- Stage 4 has a miniboss in the form of a tank that occasionally shoots a missile that can be shot down or jumped over. The player must also contend with infinitely respawning jetpack soldiers during this fight. After destroying the turrets on the underside of the alien ship, there's a running two-legged robot boss that'll hop around and spin its legs. This boss challenges the player to shoot while jumping or aim diagonally up, ideally using move lock, in order to hit its weakpoint. After that, the player grabs onto a helicopter and has to defeat a souped-up jetpack enemy that'll grapple onto the helicopter and spin around while occasionally attacking the player with a sword that also shoots a spinning blade that must be jumped over. Finally, the stage ends with a fight against perhaps the most thrilling boss seen in this series to date. The player must constantly jump between four rows of infinitely respawning missiles to stay alive while attacking the turrets at the top and bottom of the boss. The boss will also occasionally unleash salvos of aerial mines that can be shot down. Once both turrets are destroyed, it will disable the boss's shield, allowing the player to shoot at the huge red eye that comprises the boss's actual weakpoint. During this form, the boss will shoot a stream of fire that doesn't actually damage the player but will destroy missiles. The player must carefully pay attention to which missile is being targeted and jump to safety before it strikes.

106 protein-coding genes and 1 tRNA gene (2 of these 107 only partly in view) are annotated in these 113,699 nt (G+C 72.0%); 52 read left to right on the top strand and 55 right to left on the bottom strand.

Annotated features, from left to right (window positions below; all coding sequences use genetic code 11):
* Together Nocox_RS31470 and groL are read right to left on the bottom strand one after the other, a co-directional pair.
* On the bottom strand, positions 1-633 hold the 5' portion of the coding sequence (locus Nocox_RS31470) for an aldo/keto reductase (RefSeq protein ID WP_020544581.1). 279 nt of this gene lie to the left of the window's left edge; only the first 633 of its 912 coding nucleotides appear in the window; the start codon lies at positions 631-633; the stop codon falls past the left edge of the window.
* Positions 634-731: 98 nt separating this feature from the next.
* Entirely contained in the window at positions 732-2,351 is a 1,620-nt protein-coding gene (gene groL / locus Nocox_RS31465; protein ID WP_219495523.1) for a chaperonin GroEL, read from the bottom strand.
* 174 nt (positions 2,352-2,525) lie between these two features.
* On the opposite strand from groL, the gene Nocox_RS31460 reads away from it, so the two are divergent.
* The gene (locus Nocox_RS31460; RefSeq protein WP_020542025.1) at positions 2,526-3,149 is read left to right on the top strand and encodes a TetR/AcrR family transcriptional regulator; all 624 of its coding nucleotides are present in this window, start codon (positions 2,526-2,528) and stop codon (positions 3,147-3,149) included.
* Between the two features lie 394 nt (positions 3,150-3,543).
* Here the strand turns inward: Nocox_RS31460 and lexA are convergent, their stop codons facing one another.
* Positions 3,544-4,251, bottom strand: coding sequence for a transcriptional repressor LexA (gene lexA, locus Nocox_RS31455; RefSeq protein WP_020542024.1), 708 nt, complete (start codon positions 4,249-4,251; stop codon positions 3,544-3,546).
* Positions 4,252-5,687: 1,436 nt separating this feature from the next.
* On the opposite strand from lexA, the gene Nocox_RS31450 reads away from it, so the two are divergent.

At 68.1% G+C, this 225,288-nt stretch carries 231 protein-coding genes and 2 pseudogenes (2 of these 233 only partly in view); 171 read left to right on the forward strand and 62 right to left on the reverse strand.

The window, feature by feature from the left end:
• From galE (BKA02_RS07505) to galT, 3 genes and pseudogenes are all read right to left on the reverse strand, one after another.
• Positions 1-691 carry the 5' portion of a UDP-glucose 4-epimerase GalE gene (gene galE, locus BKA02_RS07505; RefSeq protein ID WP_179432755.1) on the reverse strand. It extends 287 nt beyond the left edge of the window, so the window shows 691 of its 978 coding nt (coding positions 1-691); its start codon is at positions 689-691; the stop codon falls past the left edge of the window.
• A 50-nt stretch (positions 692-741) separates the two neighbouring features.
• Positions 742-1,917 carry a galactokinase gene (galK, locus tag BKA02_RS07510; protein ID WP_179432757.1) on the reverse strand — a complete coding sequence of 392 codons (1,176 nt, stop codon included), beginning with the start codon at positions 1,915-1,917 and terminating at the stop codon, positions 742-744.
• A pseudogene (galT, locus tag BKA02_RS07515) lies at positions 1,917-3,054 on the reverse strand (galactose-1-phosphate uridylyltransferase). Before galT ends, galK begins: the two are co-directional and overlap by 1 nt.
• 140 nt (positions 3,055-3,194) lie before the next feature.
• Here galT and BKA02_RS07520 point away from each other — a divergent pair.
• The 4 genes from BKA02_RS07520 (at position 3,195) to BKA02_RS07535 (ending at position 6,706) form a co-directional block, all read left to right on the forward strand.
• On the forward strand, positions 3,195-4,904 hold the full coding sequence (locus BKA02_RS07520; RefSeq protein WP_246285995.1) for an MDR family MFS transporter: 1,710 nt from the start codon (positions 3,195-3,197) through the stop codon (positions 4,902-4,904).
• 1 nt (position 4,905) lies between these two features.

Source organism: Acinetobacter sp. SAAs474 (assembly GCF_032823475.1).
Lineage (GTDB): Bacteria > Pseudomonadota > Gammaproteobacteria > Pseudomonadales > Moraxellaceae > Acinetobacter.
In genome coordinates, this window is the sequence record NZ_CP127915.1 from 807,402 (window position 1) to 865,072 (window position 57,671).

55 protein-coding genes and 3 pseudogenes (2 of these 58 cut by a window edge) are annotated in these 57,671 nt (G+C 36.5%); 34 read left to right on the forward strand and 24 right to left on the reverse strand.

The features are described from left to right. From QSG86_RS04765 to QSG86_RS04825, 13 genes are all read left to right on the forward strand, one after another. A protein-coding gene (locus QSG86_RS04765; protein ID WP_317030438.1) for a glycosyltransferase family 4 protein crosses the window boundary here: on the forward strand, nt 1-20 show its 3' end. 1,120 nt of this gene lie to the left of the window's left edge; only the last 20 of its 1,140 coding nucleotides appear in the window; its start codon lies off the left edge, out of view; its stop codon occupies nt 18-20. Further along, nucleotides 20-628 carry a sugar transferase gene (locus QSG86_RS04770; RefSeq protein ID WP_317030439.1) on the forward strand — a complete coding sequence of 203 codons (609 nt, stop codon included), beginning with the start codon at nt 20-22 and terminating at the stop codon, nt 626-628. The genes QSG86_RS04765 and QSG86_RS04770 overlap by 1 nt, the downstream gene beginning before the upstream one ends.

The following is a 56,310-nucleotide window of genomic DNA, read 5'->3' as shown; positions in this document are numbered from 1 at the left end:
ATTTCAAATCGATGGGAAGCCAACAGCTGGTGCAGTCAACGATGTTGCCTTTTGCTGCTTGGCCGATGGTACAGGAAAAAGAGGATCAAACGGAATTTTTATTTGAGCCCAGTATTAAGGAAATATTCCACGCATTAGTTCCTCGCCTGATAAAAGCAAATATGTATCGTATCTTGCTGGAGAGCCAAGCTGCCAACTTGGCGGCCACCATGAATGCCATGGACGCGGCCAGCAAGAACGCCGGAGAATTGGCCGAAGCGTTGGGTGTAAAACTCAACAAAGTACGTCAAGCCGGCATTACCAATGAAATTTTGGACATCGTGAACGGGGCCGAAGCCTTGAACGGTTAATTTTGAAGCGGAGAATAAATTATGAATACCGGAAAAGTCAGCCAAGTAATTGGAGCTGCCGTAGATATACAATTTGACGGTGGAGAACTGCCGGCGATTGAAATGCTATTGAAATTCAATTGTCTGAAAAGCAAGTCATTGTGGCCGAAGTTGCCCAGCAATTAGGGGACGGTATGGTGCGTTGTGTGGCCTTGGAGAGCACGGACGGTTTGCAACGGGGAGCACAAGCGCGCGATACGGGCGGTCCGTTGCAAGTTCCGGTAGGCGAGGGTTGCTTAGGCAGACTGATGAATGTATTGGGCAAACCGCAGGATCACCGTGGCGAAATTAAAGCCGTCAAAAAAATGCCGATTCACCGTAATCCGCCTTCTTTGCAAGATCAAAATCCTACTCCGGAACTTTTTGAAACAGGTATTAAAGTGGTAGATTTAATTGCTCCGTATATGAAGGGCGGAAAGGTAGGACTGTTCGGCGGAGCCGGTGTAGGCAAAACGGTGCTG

- Stage 5 ends with a battle against a huge alien tumor in the middle of the desert. It has four holes that often spray streams of fire or shoot out an alien snake-bug that attempts to home in on the player. These worms can be destroyed for weapon powerups. The player must shoot the eye in the center of the tumor to actually damage the boss. After sustaining some damage, the boss will begin to manipulate the sand floes around it, which causes the player to rotate around against their will. This can be countered by holding L or R in the opposite direction to rotate against this, allowing the player to sustain shots on the eye. On hard mode, the rotation is extremely fast, which forces the player to double-tap L or R to rotate even faster to counteract this.